Log in
Article search:

Q & A

Watermota fuel consumption

Hi anyone any idea of average/typical fuel consumption of my Watermota sea wolf, 1100CC crossflow petrolengine.

Asked by: laurence  | 6.15pm, Thursday 7 June


WW says:

The petrol consumption will obviously vary with speed. I have been unable to find any specific figures but the fuel consumption will be higher than an equivalent sized diesel engine. I would budget on around 2 litres an hour on canals and more at higher river speeds; however this is just a guesstimate!
Since petrol can be hard to obtain on the canal network you might be tempted to carry spare fuel. Use proper containers and store them in a ventilated compartment with a drain overboard or in an open location. This will prevent any petrol vapour collecting in the cabin with the associated explosion risk. Also regularly check the fuel system for any damage or leaks as the fire risks are higher on petrol boats.

Rupert Smedley  | 10.24AM, Friday 8 June

I would also add- as most of these engines are getting on a bit, they do leak petrol vapour. Although it's not part of your question, it might be worth considering a few things... a spark-proof extractor fan, ducted to suck from the base of the compartment and vented overboard can help disperse any petrol vapour- which, as denser than air, will collect in the bilge.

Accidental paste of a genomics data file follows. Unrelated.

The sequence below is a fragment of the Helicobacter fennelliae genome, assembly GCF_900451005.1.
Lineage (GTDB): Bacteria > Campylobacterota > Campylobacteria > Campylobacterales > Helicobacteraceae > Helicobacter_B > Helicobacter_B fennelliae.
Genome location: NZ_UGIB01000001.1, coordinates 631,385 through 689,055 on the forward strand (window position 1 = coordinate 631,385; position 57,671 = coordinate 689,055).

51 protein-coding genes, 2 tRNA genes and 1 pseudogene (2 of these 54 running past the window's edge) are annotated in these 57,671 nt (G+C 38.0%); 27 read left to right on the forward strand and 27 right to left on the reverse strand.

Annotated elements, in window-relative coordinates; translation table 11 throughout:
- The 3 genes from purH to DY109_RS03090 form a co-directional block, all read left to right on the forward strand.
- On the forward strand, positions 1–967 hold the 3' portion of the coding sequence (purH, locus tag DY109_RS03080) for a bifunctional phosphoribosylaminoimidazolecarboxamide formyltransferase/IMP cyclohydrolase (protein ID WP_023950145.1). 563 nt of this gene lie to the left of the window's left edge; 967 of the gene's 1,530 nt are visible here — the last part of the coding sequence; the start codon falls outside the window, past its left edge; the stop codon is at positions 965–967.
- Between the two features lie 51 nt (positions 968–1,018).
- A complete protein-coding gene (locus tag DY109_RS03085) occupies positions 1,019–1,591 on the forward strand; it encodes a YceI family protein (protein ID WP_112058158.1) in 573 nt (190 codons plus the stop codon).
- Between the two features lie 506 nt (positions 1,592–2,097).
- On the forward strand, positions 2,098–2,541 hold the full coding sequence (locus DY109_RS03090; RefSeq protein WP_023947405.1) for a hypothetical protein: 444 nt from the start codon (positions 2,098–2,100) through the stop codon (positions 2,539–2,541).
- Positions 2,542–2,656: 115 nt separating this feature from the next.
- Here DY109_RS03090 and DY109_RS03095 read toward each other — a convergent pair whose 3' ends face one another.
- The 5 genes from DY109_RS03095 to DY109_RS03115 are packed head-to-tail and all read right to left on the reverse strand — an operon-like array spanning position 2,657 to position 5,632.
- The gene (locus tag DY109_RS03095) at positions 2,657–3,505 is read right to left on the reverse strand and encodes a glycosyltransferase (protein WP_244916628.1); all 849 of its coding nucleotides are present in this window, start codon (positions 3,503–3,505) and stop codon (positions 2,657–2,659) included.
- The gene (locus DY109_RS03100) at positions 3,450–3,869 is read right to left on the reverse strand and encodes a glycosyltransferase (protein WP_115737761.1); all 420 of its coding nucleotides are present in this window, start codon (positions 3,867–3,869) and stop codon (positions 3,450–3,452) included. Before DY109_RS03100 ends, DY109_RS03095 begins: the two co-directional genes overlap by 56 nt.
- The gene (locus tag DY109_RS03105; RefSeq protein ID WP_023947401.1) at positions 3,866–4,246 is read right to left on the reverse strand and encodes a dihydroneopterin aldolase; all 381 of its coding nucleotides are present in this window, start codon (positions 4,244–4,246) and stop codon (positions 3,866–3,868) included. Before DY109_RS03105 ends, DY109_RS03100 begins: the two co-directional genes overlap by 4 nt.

#
Also, consider fitting an automatic extinguisher- dry powder automatics are quite cheap (a 1 or 2kg unit would suffice) and although messy, can suppress a fire quickly.
#
As it wasn't standard fitment to most boats at the time of Watermota installations, you might find adding a "fire port" a good idea. A hole into the top of the engine compartment- ideally on a vertical surface- plugged normally or covered with a flap- to allow you to discharge a manual extinguisher into the engine space without opening the main hatch- which can (and will) make any fuel fire worse if you suddenly supply it with more air. You might also consider carrying a 2 litre foam spray extinguisher- which as well as being useful on all Boat fires, can be applied to split fuel to prevent ignition- such as if you have a fuel tank split.

Mark Langley  | 1.08PM, Saturday 9 June


Readers say:

Thanks like you I Ghent been able to fiddle any info. I know these things have so many variables but thanks for your guesstimate

laurence  | 11.42AM, Friday 8 June

You must log in to post an answer.